How to Keep Your Employees Happy at Work

Updated: Jul 1



Employee happiness is undoubtedly one of the most important factors in running a successful business. When employees are happy and engaged, staff turnover will be lower and profits will be higher. However, when employees are unhappy and underappreciated, they will feel unmotivated and become less productive. Employee retention will be negatively affected, too, and replacing an employee can cost up to 33% of their annual salary. So, it makes sense to take employee happiness seriously.

We’ve put together some methods you can implement to increase employee happiness in your workplace:


Prioritise work-life balance

Employee’s work-life balance plays a huge role in their happiness at work. In fact, a recent study found that work-life balance is more important than salary for 65% of people in the UK. Therefore, ensuring that your employees have an excellent work-life balance is a critical aspect of building a healthy, productive workplace.

Allowing people to enjoy a greater balance and flexibility between their work commitments and personal commitments will reduce stress and prevent burn out. A surprising number of people experience chronic work-related stress, and it can lead to a myriad of mental and physical consequences from insomnia to heart problems.

So, how do you enable your workforce to have a better work-life balance? Making small changes such as offering hybrid working options, conducting regular reviews of employee workloads, and increasing support options for parents are just a few examples of how you can achieve this. Click here for an in-depth guide on how companies can maximise work-life balance for their employees.


Create career mobility

Career progression and upward mobility are crucial opportunities for growth for employees. If employees don’t have opportunities for career progression within a company, they will naturally feel demotivated and underappreciated. Fostering a culture of knowledge sharing and growth includes providing your workforce with compensated learning opportunities and the resources and room to grow within a company. This will enable employees to gain new skills and confidence, pitch new ideas for change and feel more enriched every day. In return, as an employer you will enjoy higher staff retention rates and a skilled, motivated work force.


Build a positive work environment

Creating a positive work environment where employees feel respected and important is one of the most essential steps an employer can take to increase employee happiness.

Making positive changes to your work environment can take many shapes. It’s important to take a look at the physical work environment itself – consider creating a mixture of collaborative spaces and private spaces, and give employees the freedom to work where they feel most comfortable. Creating a culture that encourages employees to have an open dialogue about work related issues and mental health and allowing employees to access safety training resources such as online sexual harassment training will ensure a positive, transparent workplace.


Listen to your employees

The idea of listening to your employees may seem obvious, but global studies have revealed that at least one third of employees feel that their company doesn’t listen to their ideas. Often enough, management will reach decisions and employees will be made aware of this without any opportunities to contribute. Having no input in decisions that affect the workforce can have a negative impact on employee commitment and morale.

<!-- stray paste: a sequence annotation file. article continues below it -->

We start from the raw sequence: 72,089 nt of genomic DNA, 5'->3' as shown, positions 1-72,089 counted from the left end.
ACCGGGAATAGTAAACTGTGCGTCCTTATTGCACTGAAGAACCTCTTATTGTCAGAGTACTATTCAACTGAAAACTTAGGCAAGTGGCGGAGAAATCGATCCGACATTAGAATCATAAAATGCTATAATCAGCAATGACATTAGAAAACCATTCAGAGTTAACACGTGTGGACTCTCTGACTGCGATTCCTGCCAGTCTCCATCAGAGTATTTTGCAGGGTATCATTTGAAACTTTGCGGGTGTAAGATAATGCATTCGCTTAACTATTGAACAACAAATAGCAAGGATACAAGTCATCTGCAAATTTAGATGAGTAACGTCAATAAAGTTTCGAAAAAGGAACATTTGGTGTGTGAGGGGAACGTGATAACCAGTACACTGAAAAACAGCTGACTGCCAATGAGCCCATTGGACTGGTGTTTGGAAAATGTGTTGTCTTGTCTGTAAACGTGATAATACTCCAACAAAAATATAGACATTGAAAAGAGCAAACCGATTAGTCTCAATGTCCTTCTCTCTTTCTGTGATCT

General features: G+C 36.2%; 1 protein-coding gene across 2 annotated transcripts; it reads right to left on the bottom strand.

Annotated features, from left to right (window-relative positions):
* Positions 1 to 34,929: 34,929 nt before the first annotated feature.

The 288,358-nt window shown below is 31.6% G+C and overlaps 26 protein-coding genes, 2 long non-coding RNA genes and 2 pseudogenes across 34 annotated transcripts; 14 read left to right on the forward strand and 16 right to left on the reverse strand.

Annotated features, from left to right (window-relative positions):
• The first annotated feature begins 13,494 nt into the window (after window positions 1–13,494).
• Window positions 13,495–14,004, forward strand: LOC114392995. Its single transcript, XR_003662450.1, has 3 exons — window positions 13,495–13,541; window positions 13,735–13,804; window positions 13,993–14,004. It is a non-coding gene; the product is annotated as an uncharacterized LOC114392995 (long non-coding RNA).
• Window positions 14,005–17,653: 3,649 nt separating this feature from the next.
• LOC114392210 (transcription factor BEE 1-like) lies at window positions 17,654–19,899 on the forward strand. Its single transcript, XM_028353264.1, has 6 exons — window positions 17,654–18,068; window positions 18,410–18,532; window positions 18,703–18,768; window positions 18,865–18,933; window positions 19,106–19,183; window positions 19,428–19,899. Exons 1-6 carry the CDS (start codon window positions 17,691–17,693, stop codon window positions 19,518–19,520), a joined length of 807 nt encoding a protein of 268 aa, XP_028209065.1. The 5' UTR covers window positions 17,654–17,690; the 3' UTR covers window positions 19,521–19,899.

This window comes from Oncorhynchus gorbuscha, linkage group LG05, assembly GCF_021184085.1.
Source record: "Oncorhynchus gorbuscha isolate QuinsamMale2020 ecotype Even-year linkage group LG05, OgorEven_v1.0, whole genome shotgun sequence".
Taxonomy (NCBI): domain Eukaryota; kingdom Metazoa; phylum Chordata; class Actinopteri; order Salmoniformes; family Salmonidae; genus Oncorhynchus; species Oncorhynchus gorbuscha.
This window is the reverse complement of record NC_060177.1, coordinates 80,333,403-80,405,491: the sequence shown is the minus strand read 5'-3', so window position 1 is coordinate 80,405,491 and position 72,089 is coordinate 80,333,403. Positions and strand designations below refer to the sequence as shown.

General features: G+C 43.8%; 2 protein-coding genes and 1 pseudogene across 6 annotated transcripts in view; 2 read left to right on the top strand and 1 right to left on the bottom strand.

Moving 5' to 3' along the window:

Employers can strive to listen to their employees by offering employees a platform to share their ideas and feedback. This can take an anonymous format, such as anonymous survey platforms or a simple drop-box in the office, or a more formal setup where employees can arrange to meet with management for in-depth discussions. Following this, employers should take steps to put employee ideas into action where possible. Showing your employees that you truly are listening boosts engagement and inspires positive change in the workplace, ultimately having a positive effect on your business.


Recognise employees for their hard work

Recognise and thank your employees for their hard work. By recognising achievements, big or small, and providing consistent feedback to your employees you will make them feel valued and praised for their efforts. This doesn’t need to be an elaborate gesture - studies have shown that employees are happier with smaller, frequent rewards in comparison to larger, infrequent rewards. A simple thank you or a coffee voucher can go a long way!


Offer extensive benefits

Providing a comprehensive benefits scheme shows your employees that you really care about them and their families. When your workforce feels like their company takes care of them, they’re much likelier to feel committed and productive. Communicate with your employees to create benefits packages tailored to their needs. For example, some employees may value maternity and paternity packages, while others might prefer life insurance or gym memberships. Communicating with your employees about their needs reduces the possibility of you paying for benefits no one is actually using, too.


Encourage breaks

Microbreaks – short breaks that help break up any work related physically or mentally draining activity – have long been proven to be effective in increasing overall productivity, concentration and happiness. Encourage employees to take a few moments to themselves throughout the day by taking a step outside the office, getting a glass of water or having a conversation with a colleague. Though it seems contradictory, these short breaks will improve employee happiness in the long run.


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